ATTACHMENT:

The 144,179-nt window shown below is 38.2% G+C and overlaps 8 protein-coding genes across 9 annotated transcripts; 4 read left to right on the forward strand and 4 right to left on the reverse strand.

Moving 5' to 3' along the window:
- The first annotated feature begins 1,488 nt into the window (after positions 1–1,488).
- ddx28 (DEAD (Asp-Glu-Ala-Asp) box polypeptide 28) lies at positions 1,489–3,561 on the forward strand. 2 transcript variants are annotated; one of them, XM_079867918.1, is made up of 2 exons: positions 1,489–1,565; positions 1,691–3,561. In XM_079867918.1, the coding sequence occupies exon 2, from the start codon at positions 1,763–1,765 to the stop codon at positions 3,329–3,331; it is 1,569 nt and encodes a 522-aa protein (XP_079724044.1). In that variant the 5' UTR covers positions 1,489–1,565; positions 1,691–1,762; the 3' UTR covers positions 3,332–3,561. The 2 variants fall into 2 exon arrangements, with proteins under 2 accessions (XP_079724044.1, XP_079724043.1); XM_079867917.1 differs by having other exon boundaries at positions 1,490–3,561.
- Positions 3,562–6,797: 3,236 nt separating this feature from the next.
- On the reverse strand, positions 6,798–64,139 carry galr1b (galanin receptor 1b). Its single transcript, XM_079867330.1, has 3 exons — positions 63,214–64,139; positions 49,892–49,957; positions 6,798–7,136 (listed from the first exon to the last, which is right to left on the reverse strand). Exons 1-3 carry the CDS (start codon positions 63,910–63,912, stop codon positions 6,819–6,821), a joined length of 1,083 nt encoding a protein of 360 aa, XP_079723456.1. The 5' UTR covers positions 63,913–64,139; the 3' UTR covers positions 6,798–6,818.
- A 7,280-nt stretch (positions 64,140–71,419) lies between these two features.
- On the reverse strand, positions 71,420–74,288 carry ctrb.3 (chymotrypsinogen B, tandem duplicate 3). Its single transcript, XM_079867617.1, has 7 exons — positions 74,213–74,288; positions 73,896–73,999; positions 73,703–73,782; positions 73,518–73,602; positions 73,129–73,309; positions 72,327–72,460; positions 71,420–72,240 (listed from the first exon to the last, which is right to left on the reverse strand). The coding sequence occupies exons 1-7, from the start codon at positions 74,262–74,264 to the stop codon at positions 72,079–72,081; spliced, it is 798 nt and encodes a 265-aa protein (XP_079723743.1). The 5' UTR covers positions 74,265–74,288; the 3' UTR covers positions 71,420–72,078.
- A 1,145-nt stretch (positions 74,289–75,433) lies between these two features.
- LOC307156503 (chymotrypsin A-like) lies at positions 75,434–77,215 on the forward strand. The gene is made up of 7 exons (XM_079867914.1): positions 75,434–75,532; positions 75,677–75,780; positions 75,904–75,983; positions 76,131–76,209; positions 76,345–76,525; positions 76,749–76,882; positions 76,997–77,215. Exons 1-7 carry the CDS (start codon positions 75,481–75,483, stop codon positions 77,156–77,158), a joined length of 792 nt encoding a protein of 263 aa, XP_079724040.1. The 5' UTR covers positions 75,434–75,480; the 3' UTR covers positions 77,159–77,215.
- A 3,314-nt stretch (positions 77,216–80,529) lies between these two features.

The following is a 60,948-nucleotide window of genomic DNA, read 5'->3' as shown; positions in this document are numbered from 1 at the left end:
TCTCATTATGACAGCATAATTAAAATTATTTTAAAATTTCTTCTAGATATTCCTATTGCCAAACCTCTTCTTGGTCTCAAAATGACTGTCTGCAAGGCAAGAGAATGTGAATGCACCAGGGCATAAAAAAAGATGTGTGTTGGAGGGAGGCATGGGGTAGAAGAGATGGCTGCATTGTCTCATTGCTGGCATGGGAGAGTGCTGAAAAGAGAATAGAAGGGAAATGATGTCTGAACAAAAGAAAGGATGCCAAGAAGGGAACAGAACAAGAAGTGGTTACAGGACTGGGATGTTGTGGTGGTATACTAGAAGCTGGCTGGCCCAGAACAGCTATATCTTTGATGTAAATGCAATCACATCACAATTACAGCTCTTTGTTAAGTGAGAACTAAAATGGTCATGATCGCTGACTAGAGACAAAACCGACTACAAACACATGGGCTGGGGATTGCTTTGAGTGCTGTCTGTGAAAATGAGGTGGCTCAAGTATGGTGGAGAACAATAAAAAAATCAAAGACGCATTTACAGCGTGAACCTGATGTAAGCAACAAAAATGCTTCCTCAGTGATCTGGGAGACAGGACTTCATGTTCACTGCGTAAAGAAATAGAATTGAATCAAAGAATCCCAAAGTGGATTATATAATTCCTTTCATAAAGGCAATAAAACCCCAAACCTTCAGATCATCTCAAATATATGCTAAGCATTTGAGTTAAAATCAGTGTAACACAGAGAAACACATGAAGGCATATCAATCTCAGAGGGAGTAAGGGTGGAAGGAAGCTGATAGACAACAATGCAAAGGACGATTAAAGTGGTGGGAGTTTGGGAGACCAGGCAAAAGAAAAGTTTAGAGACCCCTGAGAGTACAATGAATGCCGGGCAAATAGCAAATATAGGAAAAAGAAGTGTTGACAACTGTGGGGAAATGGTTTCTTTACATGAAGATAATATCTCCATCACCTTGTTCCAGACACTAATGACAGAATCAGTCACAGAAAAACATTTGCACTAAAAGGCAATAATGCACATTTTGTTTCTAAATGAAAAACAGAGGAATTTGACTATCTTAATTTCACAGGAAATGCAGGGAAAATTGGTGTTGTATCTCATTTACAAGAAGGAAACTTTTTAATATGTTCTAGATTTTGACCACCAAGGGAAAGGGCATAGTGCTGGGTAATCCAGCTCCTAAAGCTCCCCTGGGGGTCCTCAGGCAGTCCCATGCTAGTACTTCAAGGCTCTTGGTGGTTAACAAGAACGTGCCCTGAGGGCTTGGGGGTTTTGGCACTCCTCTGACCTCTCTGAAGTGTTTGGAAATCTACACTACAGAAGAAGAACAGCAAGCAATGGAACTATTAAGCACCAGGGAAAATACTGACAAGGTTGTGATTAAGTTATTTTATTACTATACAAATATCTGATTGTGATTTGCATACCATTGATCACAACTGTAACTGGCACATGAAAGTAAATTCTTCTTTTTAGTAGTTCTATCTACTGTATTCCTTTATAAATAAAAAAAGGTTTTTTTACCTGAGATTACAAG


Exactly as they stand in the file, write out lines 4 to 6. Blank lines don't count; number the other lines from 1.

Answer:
- ddx28 (DEAD (Asp-Glu-Ala-Asp) box polypeptide 28) lies at positions 1,489–3,561 on the forward strand. 2 transcript variants are annotated; one of them, XM_079867918.1, is made up of 2 exons: positions 1,489–1,565; positions 1,691–3,561. In XM_079867918.1, the coding sequence occupies exon 2, from the start codon at positions 1,763–1,765 to the stop codon at positions 3,329–3,331; it is 1,569 nt and encodes a 522-aa protein (XP_079724044.1). In that variant the 5' UTR covers positions 1,489–1,565; positions 1,691–1,762; the 3' UTR covers positions 3,332–3,561. The 2 variants fall into 2 exon arrangements, with proteins under 2 accessions (XP_079724044.1, XP_079724043.1); XM_079867917.1 differs by having other exon boundaries at positions 1,490–3,561.
- Positions 3,562–6,797: 3,236 nt separating this feature from the next.
- On the reverse strand, positions 6,798–64,139 carry galr1b (galanin receptor 1b). Its single transcript, XM_079867330.1, has 3 exons — positions 63,214–64,139; positions 49,892–49,957; positions 6,798–7,136 (listed from the first exon to the last, which is right to left on the reverse strand). Exons 1-3 carry the CDS (start codon positions 63,910–63,912, stop codon positions 6,819–6,821), a joined length of 1,083 nt encoding a protein of 360 aa, XP_079723456.1. The 5' UTR covers positions 63,913–64,139; the 3' UTR covers positions 6,798–6,818.